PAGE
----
The question and answer portion of the night revolved around the mathematics of whether to stay and leave the district with those in the no column returning to the significant savings the town will accrue by leaving while the yes side, voiced by Laura Vanderhart of Precinct 4 and Agassiz Avenue, who pondered, “what are we giving up?”
“I think [Minuteman is] going to be more popular,” she said, pointing to efforts by the federal government and promises from politicians from Democratic Vice President candidate Tim Kaine and Belmont’s US Rep. Katherine Clark to support vocational and technical training.
Leaving the district would also place a burden on Belmont and other non-district students, according to Minuteman school officials who attended the meeting. Belmont residents would lose their preference taking specific courses of study or even no be accepted to the school as Minuteman reaches capacity.
But the no supporters believe the assumptions presented by those favoring remaining in the Minuteman district – from increased enrollment and enticing towns to join the district to the amount of a capital surcharge placed on out-of-district tuition – is a financial risk the town should not commit itself.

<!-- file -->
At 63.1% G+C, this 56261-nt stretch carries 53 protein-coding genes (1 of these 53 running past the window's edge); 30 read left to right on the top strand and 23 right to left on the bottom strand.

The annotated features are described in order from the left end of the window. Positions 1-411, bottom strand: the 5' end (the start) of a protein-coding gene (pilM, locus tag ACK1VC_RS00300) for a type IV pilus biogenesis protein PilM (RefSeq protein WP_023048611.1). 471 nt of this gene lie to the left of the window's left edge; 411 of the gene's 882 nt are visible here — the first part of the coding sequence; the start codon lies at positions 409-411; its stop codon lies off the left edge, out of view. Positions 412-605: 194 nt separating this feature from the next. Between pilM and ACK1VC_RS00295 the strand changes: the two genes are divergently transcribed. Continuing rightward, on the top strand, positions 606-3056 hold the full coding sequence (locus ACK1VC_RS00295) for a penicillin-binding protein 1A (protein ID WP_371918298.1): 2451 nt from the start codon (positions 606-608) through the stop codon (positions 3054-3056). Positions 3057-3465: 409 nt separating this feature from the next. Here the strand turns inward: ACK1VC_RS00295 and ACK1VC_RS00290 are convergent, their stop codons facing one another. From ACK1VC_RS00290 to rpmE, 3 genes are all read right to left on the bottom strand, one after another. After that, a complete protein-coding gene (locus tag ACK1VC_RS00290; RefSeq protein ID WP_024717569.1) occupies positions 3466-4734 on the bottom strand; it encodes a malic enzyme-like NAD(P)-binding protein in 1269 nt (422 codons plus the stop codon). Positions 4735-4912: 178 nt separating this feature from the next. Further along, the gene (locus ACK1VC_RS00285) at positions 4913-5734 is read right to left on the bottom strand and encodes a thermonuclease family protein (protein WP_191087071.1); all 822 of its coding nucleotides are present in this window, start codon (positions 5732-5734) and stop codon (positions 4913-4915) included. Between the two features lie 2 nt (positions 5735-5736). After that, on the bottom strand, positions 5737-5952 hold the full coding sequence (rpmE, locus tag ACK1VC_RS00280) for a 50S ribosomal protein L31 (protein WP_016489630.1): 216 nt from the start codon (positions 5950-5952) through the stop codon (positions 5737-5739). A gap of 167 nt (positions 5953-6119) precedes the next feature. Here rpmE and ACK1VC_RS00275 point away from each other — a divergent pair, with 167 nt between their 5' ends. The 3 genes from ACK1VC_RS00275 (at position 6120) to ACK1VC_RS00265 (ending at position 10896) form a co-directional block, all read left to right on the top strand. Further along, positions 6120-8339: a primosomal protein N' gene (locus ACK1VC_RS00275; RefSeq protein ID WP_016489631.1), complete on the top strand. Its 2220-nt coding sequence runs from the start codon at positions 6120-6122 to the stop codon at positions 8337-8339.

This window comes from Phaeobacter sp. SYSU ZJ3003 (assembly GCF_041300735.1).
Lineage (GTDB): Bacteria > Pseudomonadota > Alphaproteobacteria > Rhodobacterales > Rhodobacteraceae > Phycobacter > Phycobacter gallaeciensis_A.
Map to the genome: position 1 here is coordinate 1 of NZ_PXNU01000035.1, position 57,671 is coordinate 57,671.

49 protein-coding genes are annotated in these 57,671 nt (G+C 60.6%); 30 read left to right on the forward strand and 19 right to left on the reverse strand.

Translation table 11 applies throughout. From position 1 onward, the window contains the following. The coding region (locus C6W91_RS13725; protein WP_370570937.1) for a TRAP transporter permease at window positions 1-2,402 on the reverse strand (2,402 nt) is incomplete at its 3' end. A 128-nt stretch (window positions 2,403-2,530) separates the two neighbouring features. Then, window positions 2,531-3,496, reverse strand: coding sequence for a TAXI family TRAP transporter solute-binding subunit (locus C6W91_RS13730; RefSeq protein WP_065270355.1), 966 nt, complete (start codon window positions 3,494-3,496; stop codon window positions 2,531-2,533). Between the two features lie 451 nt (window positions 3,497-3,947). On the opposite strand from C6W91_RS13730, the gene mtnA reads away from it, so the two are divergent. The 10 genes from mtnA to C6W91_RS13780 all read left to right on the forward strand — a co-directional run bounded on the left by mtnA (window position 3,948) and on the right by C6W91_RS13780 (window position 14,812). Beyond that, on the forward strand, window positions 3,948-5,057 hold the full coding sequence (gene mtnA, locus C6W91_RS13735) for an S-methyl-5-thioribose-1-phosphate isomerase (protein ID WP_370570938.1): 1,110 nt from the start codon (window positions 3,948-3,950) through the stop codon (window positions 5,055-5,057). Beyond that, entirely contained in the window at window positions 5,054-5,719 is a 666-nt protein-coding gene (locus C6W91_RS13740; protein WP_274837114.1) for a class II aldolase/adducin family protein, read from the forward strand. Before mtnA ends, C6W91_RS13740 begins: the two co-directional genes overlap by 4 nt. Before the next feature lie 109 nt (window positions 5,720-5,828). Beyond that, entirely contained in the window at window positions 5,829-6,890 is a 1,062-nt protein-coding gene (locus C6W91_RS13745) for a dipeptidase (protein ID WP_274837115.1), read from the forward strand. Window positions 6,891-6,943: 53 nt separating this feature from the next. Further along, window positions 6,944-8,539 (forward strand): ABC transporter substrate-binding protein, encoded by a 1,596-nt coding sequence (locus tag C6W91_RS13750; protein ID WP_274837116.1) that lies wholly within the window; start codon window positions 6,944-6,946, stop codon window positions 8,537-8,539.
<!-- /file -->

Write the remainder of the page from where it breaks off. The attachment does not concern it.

“I’m not prepared today to enlist us to continue that subsidizing the non-member communities unless they are prepared to pay their fair share of the capital expenses,” said Selectmen Chair Mark Paolillo, who joined his fellow member to recommend a “no” vote on Sept. 20.
For Plass, the writing is on the wall, as he is predicting Belmont will both vote “no” on Sept. 20 and a 2/3 vote to leave the district will pass at a Special Town Meeting in October.
“I think it’s naive of town officials to think they can do vocational training cheaper when there is a new building at Minuteman with wonderful classes,” he said.
“That will be a sad day for Belmont.”